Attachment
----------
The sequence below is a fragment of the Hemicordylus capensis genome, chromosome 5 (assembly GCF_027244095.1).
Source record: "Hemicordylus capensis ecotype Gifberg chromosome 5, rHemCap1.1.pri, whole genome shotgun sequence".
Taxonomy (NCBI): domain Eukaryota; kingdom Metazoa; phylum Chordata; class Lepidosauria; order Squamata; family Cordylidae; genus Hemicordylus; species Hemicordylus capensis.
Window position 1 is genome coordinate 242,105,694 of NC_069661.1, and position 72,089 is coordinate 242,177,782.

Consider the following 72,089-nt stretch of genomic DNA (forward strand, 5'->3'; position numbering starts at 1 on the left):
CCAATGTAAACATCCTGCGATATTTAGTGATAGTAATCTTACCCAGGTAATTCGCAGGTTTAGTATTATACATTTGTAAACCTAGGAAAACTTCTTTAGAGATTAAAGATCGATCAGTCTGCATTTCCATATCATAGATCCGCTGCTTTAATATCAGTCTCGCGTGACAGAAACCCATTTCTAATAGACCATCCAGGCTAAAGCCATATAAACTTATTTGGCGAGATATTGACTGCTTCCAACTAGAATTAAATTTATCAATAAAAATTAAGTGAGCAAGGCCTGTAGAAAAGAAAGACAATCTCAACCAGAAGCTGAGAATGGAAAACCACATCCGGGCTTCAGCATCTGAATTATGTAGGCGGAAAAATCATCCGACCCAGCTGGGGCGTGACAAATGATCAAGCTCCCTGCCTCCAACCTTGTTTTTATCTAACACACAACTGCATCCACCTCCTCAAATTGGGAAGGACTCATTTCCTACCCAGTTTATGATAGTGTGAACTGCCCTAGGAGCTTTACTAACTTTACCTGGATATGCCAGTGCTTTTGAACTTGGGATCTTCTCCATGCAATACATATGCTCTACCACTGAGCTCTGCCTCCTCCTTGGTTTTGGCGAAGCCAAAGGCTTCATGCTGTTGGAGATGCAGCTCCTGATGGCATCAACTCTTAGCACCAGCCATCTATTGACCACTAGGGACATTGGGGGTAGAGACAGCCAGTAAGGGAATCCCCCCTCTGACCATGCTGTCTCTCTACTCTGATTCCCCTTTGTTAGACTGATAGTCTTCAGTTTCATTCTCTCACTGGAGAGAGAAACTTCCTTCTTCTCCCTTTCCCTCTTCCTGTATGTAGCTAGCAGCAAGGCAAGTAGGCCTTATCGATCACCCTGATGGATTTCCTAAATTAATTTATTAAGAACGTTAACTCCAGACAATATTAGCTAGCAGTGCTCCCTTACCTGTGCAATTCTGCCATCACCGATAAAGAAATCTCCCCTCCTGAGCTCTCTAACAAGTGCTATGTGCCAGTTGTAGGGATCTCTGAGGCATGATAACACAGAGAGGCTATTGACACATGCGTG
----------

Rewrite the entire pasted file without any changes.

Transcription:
The sequence below is a fragment of the Hemicordylus capensis genome, chromosome 5 (assembly GCF_027244095.1).
Source record: "Hemicordylus capensis ecotype Gifberg chromosome 5, rHemCap1.1.pri, whole genome shotgun sequence".
Taxonomy (NCBI): domain Eukaryota; kingdom Metazoa; phylum Chordata; class Lepidosauria; order Squamata; family Cordylidae; genus Hemicordylus; species Hemicordylus capensis.
Window position 1 is genome coordinate 242,105,694 of NC_069661.1, and position 72,089 is coordinate 242,177,782.

Consider the following 72,089-nt stretch of genomic DNA (forward strand, 5'->3'; position numbering starts at 1 on the left):
CCAATGTAAACATCCTGCGATATTTAGTGATAGTAATCTTACCCAGGTAATTCGCAGGTTTAGTATTATACATTTGTAAACCTAGGAAAACTTCTTTAGAGATTAAAGATCGATCAGTCTGCATTTCCATATCATAGATCCGCTGCTTTAATATCAGTCTCGCGTGACAGAAACCCATTTCTAATAGACCATCCAGGCTAAAGCCATATAAACTTATTTGGCGAGATATTGACTGCTTCCAACTAGAATTAAATTTATCAATAAAAATTAAGTGAGCAAGGCCTGTAGAAAAGAAAGACAATCTCAACCAGAAGCTGAGAATGGAAAACCACATCCGGGCTTCAGCATCTGAATTATGTAGGCGGAAAAATCATCCGACCCAGCTGGGGCGTGACAAATGATCAAGCTCCCTGCCTCCAACCTTGTTTTTATCTAACACACAACTGCATCCACCTCCTCAAATTGGGAAGGACTCATTTCCTACCCAGTTTATGATAGTGTGAACTGCCCTAGGAGCTTTACTAACTTTACCTGGATATGCCAGTGCTTTTGAACTTGGGATCTTCTCCATGCAATACATATGCTCTACCACTGAGCTCTGCCTCCTCCTTGGTTTTGGCGAAGCCAAAGGCTTCATGCTGTTGGAGATGCAGCTCCTGATGGCATCAACTCTTAGCACCAGCCATCTATTGACCACTAGGGACATTGGGGGTAGAGACAGCCAGTAAGGGAATCCCCCCTCTGACCATGCTGTCTCTCTACTCTGATTCCCCTTTGTTAGACTGATAGTCTTCAGTTTCATTCTCTCACTGGAGAGAGAAACTTCCTTCTTCTCCCTTTCCCTCTTCCTGTATGTAGCTAGCAGCAAGGCAAGTAGGCCTTATCGATCACCCTGATGGATTTCCTAAATTAATTTATTAAGAACGTTAACTCCAGACAATATTAGCTAGCAGTGCTCCCTTACCTGTGCAATTCTGCCATCACCGATAAAGAAATCTCCCCTCCTGAGCTCTCTAACAAGTGCTATGTGCCAGTTGTAGGGATCTCTGAGGCATGATAACACAGAGAGGCTATTGACACATGCGTG